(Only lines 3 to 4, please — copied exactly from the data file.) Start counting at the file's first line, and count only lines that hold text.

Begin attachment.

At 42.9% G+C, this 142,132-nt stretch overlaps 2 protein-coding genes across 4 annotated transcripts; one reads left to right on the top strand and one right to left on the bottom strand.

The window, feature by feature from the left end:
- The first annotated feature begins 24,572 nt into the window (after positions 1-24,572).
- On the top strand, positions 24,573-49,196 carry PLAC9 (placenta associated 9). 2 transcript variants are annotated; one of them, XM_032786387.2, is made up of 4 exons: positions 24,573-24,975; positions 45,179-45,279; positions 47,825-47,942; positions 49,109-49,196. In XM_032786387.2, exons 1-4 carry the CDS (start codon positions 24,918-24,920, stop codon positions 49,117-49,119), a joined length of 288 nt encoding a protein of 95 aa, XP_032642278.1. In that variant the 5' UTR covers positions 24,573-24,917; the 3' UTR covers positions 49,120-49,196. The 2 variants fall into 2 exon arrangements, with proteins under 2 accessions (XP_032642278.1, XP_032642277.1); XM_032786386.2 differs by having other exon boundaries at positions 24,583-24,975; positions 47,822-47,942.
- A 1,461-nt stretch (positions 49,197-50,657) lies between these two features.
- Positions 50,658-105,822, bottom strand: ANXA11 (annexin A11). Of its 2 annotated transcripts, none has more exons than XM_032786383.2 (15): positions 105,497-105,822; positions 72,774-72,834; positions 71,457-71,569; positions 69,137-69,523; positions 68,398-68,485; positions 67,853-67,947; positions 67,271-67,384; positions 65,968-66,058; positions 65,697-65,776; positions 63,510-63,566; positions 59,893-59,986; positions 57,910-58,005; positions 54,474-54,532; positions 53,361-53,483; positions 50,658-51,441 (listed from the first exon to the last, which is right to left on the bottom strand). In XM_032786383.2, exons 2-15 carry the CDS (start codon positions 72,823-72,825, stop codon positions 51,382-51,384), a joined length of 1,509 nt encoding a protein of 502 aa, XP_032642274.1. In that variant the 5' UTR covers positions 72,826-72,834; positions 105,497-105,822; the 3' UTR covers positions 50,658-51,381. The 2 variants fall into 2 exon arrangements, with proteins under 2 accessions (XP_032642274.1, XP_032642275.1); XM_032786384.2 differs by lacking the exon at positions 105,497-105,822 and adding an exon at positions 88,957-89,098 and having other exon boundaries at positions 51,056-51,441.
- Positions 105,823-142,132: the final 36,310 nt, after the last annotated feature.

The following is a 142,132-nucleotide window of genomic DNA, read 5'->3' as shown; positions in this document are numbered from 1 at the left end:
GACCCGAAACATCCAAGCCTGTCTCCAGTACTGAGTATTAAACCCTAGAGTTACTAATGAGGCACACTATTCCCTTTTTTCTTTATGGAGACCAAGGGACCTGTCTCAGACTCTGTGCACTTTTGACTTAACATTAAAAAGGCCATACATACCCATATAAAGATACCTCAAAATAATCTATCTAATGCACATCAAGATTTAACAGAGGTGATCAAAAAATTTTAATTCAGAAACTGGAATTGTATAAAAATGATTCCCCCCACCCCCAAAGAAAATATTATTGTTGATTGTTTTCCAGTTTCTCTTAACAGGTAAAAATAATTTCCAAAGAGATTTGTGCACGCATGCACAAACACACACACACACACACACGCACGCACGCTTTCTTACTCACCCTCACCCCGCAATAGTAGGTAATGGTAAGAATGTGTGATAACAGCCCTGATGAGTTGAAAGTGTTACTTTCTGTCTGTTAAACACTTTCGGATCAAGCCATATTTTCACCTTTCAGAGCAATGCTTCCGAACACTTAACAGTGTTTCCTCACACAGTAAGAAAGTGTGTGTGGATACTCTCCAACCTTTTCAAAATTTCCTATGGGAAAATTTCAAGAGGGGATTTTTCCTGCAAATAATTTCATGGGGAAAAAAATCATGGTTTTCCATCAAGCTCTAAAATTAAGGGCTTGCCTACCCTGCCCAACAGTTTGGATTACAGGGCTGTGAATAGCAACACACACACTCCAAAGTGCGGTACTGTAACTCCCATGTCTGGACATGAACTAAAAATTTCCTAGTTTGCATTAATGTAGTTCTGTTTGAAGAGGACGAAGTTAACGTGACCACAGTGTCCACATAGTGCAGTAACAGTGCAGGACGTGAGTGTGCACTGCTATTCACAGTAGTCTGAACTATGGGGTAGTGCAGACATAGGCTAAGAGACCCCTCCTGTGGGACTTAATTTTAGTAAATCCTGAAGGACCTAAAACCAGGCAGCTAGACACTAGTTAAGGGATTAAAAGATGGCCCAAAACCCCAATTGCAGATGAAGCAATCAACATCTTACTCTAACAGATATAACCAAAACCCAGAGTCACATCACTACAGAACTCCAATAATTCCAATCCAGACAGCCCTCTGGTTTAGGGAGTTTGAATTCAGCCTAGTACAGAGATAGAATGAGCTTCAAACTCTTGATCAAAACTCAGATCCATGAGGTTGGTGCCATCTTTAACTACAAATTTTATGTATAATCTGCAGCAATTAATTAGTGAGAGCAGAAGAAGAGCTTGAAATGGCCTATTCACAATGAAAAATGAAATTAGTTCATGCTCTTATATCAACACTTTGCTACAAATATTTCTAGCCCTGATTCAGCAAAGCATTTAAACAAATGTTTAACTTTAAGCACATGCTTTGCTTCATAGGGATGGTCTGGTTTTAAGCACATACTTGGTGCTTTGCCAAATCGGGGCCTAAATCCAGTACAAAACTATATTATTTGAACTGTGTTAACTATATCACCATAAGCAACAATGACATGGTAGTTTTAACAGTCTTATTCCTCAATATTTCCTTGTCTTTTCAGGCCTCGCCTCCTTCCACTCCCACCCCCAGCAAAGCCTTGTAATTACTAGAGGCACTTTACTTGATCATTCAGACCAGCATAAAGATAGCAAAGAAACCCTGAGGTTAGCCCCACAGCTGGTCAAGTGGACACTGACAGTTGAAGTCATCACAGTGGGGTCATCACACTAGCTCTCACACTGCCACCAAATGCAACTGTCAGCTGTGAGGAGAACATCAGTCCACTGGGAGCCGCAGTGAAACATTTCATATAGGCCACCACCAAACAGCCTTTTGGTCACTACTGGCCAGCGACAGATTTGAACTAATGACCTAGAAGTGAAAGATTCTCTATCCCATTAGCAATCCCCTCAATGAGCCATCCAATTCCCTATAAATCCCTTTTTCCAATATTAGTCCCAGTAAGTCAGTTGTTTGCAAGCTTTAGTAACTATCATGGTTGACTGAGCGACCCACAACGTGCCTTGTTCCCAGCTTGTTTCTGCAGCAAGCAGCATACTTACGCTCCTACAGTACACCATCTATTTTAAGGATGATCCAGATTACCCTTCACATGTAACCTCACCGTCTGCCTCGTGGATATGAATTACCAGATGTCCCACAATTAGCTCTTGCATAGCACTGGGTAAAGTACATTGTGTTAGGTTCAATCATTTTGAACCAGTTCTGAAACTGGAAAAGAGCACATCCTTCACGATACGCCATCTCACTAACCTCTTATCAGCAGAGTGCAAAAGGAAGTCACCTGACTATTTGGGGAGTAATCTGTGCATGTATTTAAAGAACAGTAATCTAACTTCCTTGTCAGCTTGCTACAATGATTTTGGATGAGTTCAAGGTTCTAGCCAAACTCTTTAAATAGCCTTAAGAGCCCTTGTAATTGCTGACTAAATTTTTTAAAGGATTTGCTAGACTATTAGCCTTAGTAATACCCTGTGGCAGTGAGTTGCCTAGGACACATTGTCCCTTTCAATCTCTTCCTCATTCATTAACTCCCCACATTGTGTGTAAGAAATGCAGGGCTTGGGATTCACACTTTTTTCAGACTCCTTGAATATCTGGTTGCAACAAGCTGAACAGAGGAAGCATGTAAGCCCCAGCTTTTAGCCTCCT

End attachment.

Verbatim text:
- The first annotated feature begins 24,572 nt into the window (after positions 1-24,572).
- On the top strand, positions 24,573-49,196 carry PLAC9 (placenta associated 9). 2 transcript variants are annotated; one of them, XM_032786387.2, is made up of 4 exons: positions 24,573-24,975; positions 45,179-45,279; positions 47,825-47,942; positions 49,109-49,196. In XM_032786387.2, exons 1-4 carry the CDS (start codon positions 24,918-24,920, stop codon positions 49,117-49,119), a joined length of 288 nt encoding a protein of 95 aa, XP_032642278.1. In that variant the 5' UTR covers positions 24,573-24,917; the 3' UTR covers positions 49,120-49,196. The 2 variants fall into 2 exon arrangements, with proteins under 2 accessions (XP_032642278.1, XP_032642277.1); XM_032786386.2 differs by having other exon boundaries at positions 24,583-24,975; positions 47,822-47,942.